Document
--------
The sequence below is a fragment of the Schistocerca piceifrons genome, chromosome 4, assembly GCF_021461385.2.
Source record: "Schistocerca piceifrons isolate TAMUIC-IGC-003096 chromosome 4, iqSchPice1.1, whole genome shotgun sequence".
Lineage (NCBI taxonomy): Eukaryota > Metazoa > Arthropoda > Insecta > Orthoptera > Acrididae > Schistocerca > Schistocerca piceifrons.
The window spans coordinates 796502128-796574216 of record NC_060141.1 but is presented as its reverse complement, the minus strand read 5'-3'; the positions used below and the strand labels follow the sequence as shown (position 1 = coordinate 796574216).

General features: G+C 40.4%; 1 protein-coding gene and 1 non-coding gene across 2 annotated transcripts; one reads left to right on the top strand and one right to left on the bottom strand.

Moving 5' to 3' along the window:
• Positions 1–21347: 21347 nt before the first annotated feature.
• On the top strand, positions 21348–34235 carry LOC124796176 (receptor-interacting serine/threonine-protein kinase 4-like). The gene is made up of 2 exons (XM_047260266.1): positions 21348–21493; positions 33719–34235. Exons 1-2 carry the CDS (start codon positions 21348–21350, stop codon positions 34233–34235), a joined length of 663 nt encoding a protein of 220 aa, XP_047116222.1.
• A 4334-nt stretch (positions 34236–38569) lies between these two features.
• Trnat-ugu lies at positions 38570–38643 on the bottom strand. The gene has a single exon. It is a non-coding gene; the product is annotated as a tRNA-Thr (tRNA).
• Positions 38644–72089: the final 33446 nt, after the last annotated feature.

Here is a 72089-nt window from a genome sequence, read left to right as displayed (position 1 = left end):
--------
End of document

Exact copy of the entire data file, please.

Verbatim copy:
The sequence below is a fragment of the Schistocerca piceifrons genome, chromosome 4, assembly GCF_021461385.2.
Source record: "Schistocerca piceifrons isolate TAMUIC-IGC-003096 chromosome 4, iqSchPice1.1, whole genome shotgun sequence".
Lineage (NCBI taxonomy): Eukaryota > Metazoa > Arthropoda > Insecta > Orthoptera > Acrididae > Schistocerca > Schistocerca piceifrons.
The window spans coordinates 796502128-796574216 of record NC_060141.1 but is presented as its reverse complement, the minus strand read 5'-3'; the positions used below and the strand labels follow the sequence as shown (position 1 = coordinate 796574216).

General features: G+C 40.4%; 1 protein-coding gene and 1 non-coding gene across 2 annotated transcripts; one reads left to right on the top strand and one right to left on the bottom strand.

Moving 5' to 3' along the window:
• Positions 1–21347: 21347 nt before the first annotated feature.
• On the top strand, positions 21348–34235 carry LOC124796176 (receptor-interacting serine/threonine-protein kinase 4-like). The gene is made up of 2 exons (XM_047260266.1): positions 21348–21493; positions 33719–34235. Exons 1-2 carry the CDS (start codon positions 21348–21350, stop codon positions 34233–34235), a joined length of 663 nt encoding a protein of 220 aa, XP_047116222.1.
• A 4334-nt stretch (positions 34236–38569) lies between these two features.
• Trnat-ugu lies at positions 38570–38643 on the bottom strand. The gene has a single exon. It is a non-coding gene; the product is annotated as a tRNA-Thr (tRNA).
• Positions 38644–72089: the final 33446 nt, after the last annotated feature.

Here is a 72089-nt window from a genome sequence, read left to right as displayed (position 1 = left end):